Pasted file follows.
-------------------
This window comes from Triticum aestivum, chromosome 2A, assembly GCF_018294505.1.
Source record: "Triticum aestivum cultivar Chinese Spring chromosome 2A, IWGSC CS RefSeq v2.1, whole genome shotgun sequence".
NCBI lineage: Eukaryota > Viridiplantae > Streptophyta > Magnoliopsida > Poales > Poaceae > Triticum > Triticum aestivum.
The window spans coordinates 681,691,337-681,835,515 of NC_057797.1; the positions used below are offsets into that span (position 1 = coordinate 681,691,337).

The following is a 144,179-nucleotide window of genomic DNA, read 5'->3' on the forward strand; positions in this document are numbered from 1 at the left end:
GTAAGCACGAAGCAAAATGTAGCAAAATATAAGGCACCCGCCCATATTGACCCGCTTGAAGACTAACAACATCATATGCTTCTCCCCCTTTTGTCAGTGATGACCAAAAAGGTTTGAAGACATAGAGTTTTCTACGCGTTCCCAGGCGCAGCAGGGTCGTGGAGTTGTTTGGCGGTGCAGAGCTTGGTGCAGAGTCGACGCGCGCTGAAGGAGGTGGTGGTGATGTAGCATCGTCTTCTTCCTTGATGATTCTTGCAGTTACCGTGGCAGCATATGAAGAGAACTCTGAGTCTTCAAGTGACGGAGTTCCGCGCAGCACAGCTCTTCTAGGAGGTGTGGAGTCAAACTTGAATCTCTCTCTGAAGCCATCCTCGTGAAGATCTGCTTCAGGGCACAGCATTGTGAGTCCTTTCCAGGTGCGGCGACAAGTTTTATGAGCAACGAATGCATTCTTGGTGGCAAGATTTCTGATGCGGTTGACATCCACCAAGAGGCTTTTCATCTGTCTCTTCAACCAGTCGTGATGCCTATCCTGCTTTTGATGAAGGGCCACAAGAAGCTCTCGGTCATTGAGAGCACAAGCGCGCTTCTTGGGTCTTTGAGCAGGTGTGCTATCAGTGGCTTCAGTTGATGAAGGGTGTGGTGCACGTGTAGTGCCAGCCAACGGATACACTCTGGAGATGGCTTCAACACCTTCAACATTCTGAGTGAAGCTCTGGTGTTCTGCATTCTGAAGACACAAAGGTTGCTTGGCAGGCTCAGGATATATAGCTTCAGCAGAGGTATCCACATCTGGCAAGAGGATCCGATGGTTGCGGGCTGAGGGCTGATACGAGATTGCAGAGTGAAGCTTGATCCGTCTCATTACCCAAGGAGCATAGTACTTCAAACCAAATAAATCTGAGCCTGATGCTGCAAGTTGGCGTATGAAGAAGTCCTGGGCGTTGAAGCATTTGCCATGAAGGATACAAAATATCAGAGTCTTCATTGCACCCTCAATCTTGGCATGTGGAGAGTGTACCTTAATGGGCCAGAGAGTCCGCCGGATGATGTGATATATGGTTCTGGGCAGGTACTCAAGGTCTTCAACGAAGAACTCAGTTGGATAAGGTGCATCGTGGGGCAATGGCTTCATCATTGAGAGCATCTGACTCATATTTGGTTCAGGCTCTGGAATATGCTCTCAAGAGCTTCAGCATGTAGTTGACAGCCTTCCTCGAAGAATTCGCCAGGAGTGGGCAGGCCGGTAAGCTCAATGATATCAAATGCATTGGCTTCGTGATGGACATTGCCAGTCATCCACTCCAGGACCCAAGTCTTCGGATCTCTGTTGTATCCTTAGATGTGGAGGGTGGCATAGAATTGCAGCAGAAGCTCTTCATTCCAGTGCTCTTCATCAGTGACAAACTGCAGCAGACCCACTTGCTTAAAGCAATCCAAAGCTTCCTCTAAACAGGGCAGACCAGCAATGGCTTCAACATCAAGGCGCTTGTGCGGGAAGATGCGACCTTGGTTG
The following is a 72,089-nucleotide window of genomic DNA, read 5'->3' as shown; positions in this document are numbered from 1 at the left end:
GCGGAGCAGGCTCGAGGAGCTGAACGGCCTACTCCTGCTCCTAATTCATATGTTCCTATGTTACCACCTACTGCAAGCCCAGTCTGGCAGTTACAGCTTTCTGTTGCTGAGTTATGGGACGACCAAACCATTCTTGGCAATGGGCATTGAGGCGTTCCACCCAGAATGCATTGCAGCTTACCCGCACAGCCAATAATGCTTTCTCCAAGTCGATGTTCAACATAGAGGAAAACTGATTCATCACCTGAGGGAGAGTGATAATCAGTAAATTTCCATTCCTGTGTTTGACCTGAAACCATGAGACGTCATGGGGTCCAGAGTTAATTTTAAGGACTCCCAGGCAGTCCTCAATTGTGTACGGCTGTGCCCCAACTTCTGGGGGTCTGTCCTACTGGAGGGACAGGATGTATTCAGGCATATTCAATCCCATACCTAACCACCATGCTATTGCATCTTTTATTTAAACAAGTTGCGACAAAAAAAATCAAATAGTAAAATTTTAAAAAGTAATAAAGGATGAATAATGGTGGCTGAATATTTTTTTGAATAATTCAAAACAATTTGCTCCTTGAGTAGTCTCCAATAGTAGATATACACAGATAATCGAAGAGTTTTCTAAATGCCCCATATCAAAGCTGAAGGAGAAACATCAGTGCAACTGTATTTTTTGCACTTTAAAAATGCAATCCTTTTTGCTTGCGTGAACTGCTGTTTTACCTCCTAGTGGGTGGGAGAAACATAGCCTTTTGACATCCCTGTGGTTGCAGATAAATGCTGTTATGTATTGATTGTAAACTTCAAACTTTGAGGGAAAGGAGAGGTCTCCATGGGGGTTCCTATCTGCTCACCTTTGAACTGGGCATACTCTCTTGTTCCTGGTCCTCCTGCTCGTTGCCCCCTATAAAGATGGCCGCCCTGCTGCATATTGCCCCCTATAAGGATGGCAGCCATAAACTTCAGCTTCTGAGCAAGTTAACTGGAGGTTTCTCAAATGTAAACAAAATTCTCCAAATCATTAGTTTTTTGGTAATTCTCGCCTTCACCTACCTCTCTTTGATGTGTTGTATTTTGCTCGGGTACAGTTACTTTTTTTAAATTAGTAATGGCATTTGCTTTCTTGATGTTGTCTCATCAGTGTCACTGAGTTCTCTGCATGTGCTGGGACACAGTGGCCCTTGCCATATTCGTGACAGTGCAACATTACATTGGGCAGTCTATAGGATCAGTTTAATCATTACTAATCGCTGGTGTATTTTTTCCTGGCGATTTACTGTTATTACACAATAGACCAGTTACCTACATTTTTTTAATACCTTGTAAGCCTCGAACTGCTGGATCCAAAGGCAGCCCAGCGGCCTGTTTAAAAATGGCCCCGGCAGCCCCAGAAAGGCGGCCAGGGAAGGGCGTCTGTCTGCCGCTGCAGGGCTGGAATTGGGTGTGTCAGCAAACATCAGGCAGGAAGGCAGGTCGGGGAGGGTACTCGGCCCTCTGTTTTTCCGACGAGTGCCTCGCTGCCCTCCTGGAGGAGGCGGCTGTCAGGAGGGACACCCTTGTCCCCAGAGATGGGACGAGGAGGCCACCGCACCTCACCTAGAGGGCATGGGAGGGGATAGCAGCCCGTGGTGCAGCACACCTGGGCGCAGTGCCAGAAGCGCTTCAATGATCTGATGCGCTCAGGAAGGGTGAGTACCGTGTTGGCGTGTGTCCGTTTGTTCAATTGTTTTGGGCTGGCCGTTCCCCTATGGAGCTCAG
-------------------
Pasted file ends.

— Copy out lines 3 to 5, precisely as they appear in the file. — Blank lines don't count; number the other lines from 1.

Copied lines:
NCBI lineage: Eukaryota > Viridiplantae > Streptophyta > Magnoliopsida > Poales > Poaceae > Triticum > Triticum aestivum.
The window spans coordinates 681,691,337-681,835,515 of NC_057797.1; the positions used below are offsets into that span (position 1 = coordinate 681,691,337).

The following is a 144,179-nucleotide window of genomic DNA, read 5'->3' on the forward strand; positions in this document are numbered from 1 at the left end: